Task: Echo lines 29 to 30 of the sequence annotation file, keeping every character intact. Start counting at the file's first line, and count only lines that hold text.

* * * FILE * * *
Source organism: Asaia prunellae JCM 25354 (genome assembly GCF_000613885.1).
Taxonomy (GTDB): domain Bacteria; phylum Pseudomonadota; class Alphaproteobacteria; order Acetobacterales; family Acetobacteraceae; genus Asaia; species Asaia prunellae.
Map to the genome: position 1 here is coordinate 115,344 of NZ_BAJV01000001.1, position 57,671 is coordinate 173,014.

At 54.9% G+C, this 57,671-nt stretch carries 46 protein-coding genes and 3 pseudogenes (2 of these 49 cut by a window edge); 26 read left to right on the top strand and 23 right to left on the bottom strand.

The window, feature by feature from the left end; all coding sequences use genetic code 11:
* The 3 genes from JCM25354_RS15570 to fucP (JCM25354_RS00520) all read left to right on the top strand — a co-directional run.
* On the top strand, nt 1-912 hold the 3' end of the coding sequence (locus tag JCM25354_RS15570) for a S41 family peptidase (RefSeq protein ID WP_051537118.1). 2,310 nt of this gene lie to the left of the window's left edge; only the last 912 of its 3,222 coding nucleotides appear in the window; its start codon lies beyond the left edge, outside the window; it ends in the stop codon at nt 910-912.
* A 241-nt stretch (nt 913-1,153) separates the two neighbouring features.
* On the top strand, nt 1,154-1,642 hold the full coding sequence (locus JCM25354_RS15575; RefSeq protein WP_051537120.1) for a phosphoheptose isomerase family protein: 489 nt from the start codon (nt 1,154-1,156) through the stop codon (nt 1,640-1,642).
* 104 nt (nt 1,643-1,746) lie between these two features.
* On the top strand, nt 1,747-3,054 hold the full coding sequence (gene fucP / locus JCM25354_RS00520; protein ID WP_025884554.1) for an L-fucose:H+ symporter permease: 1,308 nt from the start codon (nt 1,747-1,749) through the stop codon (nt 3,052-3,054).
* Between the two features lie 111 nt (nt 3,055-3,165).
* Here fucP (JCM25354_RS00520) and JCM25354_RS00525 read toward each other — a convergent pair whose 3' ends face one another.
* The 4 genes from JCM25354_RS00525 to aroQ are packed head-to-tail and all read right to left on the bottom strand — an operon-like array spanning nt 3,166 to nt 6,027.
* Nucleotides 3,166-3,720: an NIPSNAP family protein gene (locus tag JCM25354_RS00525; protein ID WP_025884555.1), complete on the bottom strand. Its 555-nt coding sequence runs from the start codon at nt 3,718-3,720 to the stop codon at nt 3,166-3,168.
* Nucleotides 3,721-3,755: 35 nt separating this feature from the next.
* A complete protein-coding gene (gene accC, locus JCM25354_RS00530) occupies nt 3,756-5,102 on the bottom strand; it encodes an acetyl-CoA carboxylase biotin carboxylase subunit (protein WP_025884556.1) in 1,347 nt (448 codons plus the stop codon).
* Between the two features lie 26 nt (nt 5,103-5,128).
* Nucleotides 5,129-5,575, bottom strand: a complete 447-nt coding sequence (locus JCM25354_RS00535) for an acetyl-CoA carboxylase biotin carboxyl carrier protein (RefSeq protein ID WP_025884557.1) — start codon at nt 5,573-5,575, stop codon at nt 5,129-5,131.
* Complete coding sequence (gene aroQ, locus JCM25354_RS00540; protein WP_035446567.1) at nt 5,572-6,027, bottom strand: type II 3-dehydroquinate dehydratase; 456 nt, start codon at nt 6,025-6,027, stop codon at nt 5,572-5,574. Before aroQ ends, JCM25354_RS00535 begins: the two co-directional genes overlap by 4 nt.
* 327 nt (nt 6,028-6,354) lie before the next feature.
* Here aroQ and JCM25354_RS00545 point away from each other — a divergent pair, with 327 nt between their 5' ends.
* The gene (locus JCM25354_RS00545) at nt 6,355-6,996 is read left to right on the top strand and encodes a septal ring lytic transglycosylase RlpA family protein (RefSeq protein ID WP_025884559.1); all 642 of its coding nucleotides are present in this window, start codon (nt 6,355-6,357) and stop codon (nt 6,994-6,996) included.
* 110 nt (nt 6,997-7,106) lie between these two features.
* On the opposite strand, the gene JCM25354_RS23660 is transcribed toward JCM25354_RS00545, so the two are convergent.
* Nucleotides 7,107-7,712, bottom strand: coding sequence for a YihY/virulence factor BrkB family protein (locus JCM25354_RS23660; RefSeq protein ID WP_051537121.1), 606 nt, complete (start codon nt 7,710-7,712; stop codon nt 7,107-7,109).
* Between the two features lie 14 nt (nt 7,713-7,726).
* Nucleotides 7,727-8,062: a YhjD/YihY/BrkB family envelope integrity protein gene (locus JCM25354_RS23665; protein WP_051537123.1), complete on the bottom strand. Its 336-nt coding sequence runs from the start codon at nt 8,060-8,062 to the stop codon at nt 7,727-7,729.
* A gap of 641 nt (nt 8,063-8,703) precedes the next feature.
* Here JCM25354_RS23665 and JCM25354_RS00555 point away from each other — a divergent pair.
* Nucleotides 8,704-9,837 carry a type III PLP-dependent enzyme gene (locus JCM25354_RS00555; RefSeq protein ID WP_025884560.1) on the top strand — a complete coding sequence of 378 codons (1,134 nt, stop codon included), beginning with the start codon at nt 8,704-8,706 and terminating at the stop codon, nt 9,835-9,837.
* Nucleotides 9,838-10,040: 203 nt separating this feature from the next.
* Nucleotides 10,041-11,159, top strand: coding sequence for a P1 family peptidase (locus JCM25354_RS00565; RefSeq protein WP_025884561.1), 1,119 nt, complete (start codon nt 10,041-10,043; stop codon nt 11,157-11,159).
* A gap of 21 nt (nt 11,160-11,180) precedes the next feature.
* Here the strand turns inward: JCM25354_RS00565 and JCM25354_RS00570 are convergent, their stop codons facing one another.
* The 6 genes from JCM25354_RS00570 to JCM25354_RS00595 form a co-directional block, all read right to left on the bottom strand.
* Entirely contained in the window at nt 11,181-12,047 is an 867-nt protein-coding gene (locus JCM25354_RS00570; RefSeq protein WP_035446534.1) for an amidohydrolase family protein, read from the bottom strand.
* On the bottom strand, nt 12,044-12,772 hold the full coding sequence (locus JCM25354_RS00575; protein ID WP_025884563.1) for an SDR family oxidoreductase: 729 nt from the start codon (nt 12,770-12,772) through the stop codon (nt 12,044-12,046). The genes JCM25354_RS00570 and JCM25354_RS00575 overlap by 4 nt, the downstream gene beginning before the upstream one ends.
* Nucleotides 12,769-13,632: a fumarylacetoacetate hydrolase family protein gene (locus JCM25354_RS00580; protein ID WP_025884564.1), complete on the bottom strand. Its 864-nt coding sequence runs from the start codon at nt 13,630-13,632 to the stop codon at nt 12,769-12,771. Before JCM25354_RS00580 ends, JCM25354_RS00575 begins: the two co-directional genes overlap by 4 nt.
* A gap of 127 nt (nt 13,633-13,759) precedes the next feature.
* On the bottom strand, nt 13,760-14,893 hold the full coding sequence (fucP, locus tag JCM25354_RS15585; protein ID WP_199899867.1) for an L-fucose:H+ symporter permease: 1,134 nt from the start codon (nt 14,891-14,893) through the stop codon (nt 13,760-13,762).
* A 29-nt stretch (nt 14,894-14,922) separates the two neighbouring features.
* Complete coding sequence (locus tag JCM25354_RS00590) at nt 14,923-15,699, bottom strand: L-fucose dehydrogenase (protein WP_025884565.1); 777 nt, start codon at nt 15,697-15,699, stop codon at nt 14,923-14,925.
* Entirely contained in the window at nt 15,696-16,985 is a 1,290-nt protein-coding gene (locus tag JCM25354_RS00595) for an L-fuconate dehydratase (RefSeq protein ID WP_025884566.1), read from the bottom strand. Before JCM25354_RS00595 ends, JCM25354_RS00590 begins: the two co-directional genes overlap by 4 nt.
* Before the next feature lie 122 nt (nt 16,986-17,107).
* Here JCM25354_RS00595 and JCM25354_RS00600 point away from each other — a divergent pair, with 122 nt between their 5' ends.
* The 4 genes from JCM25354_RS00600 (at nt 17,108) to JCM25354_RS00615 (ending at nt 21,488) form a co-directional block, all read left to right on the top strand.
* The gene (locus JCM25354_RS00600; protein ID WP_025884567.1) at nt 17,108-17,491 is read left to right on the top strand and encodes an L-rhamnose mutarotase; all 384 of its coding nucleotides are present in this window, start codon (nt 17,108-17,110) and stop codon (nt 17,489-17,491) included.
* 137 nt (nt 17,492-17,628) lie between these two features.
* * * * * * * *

* A gap of 641 nt (nt 8,063-8,703) precedes the next feature.
* Here JCM25354_RS23665 and JCM25354_RS00555 point away from each other — a divergent pair.